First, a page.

Crossing the Santa Threshold

I’ve almost always had facial hair since my mid twenties. While I had hair on top, it was most often a mustache or full beard; once I started shaving my head I generally had a goatee. Every now and then I’d go clean shaven, just hate it and grow it back as soon as I could.

One style I haven’t done until now is a long beard. I first tried it a couple of years ago, but gave up on it after four months because it’s such a nuisance. I’ve found myself regretting giving up on it, though,  so I’m trying it again this year. I started growing it in January, and aside from a couple of snips to even it out a bit, and make it easier to eat, it’s been growing ever since.

It’s still a nuisance; messy while eating, and it tends to curl. It would look better trimmed, but at this point, I feel like I have an investment in it, and I’m curious to see how long I can let it grow. I’m hoping to last the year. Eventually, I hope, it will even out and I can neaten it up a bit.

I wish I’d done this when I was younger. I’ve seen guys with long dark beards, and on some of them, the look works. Unfortunately, my beard is nearly white. This week, I seemed to have crossed the Santa threshold – suddenly, I’m getting comparisons to Santa from everyone.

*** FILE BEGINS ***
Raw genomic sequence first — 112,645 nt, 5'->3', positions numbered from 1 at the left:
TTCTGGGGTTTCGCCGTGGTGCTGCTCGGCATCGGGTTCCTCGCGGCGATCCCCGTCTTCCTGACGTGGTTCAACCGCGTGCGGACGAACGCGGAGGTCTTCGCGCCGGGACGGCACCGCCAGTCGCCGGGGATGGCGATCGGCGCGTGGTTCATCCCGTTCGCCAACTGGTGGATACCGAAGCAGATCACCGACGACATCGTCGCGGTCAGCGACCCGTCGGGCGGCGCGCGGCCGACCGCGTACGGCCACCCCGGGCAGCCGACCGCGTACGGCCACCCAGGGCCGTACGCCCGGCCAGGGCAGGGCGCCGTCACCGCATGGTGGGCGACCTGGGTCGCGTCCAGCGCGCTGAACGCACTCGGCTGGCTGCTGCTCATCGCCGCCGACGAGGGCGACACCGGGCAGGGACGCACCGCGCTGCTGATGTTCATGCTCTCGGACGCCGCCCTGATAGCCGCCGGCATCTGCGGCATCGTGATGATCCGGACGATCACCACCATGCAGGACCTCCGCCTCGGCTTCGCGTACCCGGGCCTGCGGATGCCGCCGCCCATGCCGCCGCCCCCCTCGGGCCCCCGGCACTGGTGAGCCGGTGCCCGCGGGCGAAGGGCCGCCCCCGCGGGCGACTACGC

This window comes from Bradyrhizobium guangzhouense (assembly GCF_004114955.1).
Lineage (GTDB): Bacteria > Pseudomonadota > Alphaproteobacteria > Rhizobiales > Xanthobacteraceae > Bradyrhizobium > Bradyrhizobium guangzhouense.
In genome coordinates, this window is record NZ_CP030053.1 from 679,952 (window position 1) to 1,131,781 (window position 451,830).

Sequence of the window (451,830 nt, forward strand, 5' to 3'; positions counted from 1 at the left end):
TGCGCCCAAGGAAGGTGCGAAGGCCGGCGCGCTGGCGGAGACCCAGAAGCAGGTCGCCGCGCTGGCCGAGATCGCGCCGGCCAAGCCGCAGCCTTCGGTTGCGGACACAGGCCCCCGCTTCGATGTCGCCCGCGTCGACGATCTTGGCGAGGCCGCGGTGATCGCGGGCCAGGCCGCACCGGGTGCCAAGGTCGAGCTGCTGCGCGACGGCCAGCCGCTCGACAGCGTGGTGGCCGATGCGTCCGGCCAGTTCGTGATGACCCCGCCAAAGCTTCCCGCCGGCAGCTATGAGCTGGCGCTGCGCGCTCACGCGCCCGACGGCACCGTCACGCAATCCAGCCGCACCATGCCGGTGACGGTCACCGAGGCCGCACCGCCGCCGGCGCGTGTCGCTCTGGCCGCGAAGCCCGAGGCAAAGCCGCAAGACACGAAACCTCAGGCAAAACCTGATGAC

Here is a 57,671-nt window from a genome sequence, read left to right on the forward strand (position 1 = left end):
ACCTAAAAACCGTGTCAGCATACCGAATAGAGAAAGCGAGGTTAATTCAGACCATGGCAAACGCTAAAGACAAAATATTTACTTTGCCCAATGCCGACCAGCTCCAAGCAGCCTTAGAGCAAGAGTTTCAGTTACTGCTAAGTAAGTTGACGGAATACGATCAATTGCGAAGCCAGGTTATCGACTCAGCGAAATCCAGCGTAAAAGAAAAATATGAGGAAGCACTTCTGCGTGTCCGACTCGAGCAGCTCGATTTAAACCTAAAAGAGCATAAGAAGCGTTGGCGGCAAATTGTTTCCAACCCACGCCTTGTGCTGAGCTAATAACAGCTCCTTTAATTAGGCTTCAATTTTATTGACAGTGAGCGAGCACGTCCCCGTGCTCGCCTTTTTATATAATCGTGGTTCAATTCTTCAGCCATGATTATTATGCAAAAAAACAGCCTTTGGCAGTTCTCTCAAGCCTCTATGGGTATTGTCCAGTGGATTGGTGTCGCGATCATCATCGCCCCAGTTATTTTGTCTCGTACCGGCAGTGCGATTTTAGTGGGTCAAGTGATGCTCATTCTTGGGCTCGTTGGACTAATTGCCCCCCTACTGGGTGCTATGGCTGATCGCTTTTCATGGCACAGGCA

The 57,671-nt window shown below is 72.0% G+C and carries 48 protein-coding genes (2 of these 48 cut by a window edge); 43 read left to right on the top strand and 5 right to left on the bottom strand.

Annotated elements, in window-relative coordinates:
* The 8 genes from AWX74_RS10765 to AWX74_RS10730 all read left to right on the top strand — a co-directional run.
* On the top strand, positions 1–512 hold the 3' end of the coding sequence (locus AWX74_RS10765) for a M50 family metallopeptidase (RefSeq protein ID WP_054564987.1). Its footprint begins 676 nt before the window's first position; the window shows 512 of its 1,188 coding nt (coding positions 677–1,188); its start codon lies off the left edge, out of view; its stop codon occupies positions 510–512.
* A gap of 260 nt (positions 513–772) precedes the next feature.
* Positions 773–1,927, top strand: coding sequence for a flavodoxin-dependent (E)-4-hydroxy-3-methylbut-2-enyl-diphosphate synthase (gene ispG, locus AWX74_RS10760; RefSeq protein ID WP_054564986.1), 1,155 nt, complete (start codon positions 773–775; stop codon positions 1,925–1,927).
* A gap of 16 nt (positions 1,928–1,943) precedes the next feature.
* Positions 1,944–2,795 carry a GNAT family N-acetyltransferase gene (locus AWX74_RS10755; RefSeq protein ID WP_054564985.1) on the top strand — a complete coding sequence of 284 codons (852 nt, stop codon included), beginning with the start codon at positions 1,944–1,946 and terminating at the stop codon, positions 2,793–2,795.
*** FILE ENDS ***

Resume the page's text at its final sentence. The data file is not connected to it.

The first one was from some random guy on the subway Wednesday night. I had an empty seat next to me, and some father was asking his son if he was afraid to sit next to Santa. Next up was one of my co-workers. Then this weekend, I saw a bunch of family members for the first time in a few months, and heard it again over and over again.

It isn’t a surprise, of course. I know what color my beard is. I did expect it to take longer, though, and I think it’s kind of funny that the change in reaction was so binary– last week, nothing, then this week, everyone is noticing it. So far, I think I’m fine with it.

Me with a 5 month beard
Me with a 5 month beard. Photo by Michael O’Hara

Actually, I think at this point, I look more like Poseidon than Santa – it’s not quite long enough, or quite white enough. But who knows what it will look like in December?

Special Effects, Then and Now